Pelargonium Caliente series (Syngenta) There are not enough adjectives to allow me to tell you how much I love these plants. I have been saying this for three years now, and every year, I figure I will get tired of them, but they continue to light up the garden. While ‘Caliente Orange’ is still tops on my list, the entire series is simply a no-brainer. Many other ivies and hybrids are catching up, but the Calientes still lead the pack.
Portulaca ‘Sundance Yellow’ (Sakata) I have long since stopped being excited by the purslanes. As spectacular as they can be, they continue to disappoint with their slow-to-open, quick-to-close ways. They are all pretty during the day, but colors aside, there have really been no differences between them. Until now. The Sundance series as a whole stayed open significantly longer than did its competitors, and ‘Sundance Yellow’ was the best of all. It provided excellent color, good vigor, and stayed open about an hour longer than others. This is not yet long enough, but I will shout it to the rooftops nevertheless.
Lobularia Lavender Stream (Danziger) Ask me how pleased I was to trial this group of plants. The Stream series, consisting of 4 colors, was excellent, but ‘Lavender Stream’ was the biggest hit. As I watched plants flower right through the hell days of summer, stay compact and never fade, I thought they must be made of plastic. Color, habit and persistence, what more could I ask? Oh yes, the fragrance was glorious.
Phlox ‘Phloxy Lady Cherry Red’ (Dummen) The annual phlox are just keep getting better. Ten years ago, they were terrible, 5 years ago, they were fair, and today receive this prestigious award. The Phloxy Lady series has earned considerable kudos since it was introduced, and my recommendation is certainly not needed. However, they performed as advertised, they maintained their compact habit, and ‘Cherry Red’ was brilliant. If I have changed my mind about annual phlox in this part of the world, it has been because of great genetics.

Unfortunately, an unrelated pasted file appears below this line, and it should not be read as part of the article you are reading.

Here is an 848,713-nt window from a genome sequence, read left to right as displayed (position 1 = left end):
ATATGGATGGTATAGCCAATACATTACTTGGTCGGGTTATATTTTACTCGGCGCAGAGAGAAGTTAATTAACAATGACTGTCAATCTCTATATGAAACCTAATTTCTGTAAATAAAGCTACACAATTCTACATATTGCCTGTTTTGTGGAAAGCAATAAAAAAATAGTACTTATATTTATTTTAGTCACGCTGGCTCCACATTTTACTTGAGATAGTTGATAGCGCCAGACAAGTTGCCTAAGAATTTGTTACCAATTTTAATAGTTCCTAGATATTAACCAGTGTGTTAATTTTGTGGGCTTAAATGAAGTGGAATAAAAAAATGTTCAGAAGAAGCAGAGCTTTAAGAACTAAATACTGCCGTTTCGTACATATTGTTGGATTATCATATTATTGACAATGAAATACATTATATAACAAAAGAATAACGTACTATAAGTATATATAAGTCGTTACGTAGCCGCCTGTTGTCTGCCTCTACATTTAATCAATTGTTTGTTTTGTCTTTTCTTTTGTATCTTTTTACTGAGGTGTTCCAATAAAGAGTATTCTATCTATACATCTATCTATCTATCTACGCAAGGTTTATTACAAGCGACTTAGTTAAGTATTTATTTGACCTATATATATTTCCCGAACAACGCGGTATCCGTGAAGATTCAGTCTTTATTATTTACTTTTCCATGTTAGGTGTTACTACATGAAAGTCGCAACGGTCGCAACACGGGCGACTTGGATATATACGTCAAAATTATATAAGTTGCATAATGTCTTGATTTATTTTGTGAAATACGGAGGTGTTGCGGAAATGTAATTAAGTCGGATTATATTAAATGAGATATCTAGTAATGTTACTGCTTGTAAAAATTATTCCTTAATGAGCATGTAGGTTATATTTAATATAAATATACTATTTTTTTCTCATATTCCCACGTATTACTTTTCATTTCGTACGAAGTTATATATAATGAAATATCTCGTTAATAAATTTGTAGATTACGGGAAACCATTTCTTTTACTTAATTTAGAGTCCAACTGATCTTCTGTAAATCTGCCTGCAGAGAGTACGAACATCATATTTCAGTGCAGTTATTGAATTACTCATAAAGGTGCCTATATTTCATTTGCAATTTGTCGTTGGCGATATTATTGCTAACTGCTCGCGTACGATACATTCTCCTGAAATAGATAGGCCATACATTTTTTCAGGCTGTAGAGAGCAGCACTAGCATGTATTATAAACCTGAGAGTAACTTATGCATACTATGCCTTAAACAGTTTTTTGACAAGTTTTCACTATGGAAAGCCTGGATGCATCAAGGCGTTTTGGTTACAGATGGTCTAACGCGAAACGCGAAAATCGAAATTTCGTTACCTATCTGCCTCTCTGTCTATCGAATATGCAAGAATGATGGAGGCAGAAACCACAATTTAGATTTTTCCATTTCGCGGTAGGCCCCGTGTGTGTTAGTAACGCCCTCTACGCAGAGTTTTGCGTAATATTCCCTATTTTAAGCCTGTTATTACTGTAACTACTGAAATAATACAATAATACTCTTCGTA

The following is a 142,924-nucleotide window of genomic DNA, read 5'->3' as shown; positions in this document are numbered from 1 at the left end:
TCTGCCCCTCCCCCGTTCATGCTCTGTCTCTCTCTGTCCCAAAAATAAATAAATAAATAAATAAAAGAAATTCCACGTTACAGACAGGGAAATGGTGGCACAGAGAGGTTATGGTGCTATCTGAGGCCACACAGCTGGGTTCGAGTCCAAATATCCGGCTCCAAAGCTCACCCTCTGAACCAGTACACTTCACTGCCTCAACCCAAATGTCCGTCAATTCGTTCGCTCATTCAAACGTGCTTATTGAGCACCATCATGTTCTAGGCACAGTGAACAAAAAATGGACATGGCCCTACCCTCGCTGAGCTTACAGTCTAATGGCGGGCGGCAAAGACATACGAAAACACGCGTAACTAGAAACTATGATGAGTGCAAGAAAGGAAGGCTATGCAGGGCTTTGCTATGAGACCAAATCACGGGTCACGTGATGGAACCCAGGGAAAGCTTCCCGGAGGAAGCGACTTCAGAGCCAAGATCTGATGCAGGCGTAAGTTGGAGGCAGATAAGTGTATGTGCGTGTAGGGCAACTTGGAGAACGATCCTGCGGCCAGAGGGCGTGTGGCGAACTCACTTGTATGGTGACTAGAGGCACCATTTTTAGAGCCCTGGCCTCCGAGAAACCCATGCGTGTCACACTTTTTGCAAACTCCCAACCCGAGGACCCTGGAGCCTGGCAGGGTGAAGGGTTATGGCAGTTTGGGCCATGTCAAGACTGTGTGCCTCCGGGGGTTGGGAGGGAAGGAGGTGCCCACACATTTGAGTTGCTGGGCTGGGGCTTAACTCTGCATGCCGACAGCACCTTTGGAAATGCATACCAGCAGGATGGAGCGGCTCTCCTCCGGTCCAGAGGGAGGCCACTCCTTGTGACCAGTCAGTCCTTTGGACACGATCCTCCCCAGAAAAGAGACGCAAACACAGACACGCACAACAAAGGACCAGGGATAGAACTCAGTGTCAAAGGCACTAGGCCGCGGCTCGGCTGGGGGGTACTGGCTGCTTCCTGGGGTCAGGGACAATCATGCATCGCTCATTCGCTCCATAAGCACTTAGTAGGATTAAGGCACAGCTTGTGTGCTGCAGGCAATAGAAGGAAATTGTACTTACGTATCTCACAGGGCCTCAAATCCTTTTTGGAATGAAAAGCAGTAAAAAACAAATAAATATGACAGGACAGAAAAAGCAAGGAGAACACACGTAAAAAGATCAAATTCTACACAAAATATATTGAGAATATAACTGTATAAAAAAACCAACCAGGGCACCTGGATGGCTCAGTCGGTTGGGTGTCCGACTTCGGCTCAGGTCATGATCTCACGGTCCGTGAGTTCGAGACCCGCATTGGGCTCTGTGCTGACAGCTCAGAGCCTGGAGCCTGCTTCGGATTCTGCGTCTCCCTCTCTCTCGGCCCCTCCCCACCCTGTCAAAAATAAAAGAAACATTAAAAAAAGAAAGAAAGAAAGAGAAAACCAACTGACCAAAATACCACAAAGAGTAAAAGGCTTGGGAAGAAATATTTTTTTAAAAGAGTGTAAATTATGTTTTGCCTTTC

Capsicum Basket of Fire (Vegetalis) We were pleased to receive so many new ornamental peppers, and none disappointed. Fat and round, long and narrow, black, red and yellow fruit appeared in the garden. Dark foliage—even variegated foliage—was part of the landscape this year. However, the pepper that just awed everyone almost from the day it was planted was ‘Basket of Fire’. The fruits were ornamental from the get-go, the foliage was handsome, and flowers and fruit were always present. Of course, all I had to say was, “You probably don’t want to taste this, it may be too hot.” and the brave and stupid couldn’t help himself or herself. And yes, they are hot! At least the pepper gene pool is strong.
So close, but not quite enough votes. Some of these such as SunPatiens and Alternanthera ‘Little Ruby’ were winners last year (designated with *) and we felt others needed a little loving as well.
Sakata Impatiens ‘SunPatiens Compact Electric Orange’ *
Athena Alternanthera ‘Little Ruby’*
Ball Ingenuity: Begonia ‘Whopper Red Bronze’
Proven Winners Cyperus ‘Baby Tut’
Petunia ‘Vista Silverberry ‘
Benary Gomphrena Las Vegas White
Syngenta Petunia ‘Sanguna Light Blue ‘
Dummen Petunia ‘Peppy Lavender’
Fides Petunia ‘Fortunia Purple Picotee’
Vegetalis Tomato ‘Sweet & Neat Cherry Red’
Please go to our website www.ugatrial.hort.uga.edu for more information on other great Plants of Distinction. And as always, please visit the Gardens in person. We’ll give you a Classic City welcome.